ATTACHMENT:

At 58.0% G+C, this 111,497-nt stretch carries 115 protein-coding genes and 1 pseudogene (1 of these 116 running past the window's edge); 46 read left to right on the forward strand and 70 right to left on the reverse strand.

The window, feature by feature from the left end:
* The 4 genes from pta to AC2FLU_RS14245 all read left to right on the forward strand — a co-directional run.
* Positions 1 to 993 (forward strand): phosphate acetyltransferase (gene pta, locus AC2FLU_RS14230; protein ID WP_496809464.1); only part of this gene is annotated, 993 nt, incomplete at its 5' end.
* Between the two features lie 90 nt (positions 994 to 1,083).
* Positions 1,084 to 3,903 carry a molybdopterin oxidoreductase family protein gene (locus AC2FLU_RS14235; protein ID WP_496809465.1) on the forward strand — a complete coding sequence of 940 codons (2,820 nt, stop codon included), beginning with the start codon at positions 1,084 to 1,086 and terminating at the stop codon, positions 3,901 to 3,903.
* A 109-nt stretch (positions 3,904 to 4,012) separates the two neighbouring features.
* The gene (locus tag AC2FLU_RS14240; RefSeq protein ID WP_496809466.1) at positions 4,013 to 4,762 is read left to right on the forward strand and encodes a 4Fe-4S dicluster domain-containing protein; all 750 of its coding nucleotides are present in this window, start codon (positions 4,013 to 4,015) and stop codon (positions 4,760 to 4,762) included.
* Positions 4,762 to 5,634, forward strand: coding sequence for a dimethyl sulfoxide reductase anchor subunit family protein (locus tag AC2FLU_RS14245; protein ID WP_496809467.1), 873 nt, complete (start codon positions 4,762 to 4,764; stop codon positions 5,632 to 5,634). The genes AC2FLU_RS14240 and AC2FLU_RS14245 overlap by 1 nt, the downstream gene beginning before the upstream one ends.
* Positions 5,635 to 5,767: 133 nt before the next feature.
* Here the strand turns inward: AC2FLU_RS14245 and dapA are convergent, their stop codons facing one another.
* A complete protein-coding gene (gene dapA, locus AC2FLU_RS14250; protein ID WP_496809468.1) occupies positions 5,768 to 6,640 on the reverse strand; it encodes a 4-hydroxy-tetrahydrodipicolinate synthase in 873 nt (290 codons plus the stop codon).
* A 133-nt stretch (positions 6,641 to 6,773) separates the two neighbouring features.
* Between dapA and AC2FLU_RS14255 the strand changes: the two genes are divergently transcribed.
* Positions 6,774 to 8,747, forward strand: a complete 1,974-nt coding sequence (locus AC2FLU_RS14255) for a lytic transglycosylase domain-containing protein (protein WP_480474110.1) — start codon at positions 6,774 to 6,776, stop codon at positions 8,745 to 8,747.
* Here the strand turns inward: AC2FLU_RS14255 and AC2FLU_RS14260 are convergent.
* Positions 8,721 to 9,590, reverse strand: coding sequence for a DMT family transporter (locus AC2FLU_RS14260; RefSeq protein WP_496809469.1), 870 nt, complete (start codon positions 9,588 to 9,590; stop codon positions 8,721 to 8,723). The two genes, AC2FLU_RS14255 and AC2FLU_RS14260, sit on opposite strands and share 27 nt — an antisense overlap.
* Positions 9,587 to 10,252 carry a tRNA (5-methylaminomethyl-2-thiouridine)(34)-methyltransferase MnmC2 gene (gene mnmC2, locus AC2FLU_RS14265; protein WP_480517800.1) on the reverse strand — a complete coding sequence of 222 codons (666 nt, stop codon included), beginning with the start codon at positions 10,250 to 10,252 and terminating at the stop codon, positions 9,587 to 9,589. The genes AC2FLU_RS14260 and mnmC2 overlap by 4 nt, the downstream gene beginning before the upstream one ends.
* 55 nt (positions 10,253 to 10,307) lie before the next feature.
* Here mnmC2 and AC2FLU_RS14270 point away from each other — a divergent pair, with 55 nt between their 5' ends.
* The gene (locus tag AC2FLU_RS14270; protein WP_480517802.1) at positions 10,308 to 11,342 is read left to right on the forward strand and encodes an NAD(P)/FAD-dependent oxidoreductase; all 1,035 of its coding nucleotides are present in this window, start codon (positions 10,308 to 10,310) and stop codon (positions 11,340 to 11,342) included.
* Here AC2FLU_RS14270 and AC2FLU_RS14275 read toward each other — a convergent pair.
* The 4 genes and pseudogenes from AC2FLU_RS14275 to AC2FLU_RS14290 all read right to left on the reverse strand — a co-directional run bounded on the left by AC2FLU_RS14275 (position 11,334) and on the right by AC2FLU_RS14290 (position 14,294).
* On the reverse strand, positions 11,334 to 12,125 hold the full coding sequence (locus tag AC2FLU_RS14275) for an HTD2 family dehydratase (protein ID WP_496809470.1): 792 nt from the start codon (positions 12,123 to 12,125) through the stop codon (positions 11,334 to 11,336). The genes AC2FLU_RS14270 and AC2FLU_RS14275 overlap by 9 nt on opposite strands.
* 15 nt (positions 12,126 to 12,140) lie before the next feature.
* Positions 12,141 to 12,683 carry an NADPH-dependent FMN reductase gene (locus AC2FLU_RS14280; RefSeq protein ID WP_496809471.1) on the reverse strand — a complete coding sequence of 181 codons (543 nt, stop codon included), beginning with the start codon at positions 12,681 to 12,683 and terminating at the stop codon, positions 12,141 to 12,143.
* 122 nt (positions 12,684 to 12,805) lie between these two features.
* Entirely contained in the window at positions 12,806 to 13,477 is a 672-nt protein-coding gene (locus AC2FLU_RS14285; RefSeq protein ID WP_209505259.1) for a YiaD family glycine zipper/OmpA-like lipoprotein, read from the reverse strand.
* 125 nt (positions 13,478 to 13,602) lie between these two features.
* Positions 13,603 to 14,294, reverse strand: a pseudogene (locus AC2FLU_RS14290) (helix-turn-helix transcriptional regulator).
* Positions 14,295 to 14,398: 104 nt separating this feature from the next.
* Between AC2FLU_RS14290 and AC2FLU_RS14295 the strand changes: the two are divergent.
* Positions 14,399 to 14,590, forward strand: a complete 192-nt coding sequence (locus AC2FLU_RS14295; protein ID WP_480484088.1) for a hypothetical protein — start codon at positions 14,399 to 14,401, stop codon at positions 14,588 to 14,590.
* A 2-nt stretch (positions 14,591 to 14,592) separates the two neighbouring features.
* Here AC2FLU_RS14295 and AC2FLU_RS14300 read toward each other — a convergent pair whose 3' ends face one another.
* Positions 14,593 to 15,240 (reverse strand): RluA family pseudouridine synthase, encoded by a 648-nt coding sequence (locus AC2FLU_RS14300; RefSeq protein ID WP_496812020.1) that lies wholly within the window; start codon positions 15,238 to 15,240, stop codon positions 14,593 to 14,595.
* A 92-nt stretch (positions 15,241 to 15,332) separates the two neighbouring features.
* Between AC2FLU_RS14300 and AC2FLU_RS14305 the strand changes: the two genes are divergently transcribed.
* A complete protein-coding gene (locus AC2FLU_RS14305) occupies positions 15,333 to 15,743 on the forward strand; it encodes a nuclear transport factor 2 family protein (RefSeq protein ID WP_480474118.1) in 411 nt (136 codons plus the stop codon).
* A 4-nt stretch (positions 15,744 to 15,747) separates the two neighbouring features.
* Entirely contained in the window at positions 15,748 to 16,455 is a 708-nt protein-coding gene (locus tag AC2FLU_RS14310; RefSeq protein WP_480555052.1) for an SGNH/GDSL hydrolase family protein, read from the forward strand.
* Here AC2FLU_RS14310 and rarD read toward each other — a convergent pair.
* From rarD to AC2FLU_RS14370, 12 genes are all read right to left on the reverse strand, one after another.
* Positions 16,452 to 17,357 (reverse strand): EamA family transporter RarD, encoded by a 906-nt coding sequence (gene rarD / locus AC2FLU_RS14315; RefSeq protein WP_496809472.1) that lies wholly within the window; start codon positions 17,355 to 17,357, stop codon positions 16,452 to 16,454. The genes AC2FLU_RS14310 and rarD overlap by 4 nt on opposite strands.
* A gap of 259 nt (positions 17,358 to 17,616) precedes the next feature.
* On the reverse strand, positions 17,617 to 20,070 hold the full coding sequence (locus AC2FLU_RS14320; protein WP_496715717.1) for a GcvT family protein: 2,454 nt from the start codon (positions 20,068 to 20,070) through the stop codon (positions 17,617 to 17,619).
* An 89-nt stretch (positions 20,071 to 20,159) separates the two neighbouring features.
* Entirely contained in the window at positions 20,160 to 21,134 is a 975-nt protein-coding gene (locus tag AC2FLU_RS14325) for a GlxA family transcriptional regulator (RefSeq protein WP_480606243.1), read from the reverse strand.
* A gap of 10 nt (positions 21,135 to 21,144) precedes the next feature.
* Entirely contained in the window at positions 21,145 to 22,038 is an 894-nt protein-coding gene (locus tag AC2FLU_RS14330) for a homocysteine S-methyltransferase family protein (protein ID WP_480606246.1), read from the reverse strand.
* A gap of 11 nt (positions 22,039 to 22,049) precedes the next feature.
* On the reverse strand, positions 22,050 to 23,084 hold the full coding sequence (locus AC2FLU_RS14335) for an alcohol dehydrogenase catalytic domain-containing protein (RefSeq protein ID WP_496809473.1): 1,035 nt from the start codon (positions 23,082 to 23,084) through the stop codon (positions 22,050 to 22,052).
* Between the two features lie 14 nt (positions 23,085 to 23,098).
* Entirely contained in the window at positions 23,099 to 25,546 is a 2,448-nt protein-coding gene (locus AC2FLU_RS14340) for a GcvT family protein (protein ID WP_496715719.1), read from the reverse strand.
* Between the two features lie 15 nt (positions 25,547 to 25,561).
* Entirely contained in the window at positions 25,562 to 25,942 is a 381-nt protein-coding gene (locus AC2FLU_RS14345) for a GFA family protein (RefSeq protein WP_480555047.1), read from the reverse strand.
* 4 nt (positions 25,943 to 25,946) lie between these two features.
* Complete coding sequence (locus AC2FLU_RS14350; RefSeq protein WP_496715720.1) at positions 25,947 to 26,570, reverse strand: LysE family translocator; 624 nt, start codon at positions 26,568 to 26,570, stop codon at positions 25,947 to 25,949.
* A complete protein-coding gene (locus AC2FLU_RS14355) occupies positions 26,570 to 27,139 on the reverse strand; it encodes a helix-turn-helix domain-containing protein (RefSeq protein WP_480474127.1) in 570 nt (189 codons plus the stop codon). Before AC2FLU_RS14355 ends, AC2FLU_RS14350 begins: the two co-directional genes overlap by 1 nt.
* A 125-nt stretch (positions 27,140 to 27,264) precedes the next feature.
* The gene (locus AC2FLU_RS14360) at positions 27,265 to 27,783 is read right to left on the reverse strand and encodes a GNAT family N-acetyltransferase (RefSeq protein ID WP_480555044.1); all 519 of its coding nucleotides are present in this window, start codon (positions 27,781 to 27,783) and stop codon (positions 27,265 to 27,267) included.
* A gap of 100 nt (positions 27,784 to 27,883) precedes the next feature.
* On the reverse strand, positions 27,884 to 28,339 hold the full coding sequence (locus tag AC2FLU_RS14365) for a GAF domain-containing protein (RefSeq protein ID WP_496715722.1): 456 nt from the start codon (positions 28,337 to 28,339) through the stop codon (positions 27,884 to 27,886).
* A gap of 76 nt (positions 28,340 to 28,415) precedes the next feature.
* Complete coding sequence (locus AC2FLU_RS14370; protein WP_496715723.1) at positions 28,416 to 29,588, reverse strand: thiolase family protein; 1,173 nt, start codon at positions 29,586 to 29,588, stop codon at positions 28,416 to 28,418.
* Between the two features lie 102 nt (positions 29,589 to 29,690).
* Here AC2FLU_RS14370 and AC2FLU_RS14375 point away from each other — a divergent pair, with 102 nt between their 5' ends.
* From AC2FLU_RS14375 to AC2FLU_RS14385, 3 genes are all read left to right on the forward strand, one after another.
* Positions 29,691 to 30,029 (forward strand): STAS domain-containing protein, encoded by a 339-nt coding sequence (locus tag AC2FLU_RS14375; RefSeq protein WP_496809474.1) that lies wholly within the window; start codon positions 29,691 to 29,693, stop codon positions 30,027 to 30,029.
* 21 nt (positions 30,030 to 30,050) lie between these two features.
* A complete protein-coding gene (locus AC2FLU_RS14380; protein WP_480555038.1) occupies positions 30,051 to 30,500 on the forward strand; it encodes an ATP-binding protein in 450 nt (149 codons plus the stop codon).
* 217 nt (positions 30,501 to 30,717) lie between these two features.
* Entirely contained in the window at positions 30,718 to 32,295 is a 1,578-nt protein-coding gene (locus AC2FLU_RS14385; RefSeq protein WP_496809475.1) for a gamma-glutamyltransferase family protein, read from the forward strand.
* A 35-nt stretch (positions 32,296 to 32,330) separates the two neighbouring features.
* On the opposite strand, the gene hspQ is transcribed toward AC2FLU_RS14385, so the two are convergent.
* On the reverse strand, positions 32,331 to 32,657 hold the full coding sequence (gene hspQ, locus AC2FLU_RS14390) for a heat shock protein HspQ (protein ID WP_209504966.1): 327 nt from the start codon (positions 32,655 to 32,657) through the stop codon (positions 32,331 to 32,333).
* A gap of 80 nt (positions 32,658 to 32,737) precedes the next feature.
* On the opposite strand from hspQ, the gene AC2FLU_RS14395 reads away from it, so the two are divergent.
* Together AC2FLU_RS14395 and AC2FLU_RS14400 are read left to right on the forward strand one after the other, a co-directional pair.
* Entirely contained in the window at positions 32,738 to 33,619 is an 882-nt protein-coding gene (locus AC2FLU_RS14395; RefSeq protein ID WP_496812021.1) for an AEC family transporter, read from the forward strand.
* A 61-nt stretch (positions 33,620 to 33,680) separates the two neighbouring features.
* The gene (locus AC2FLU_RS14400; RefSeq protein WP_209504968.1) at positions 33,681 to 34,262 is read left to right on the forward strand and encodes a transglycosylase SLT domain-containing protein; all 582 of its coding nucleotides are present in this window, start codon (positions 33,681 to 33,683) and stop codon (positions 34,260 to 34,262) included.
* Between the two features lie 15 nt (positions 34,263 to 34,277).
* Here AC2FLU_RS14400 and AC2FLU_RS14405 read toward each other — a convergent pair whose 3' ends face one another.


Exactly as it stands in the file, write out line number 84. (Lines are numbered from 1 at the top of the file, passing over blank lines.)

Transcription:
* Here AC2FLU_RS14400 and AC2FLU_RS14405 read toward each other — a convergent pair whose 3' ends face one another.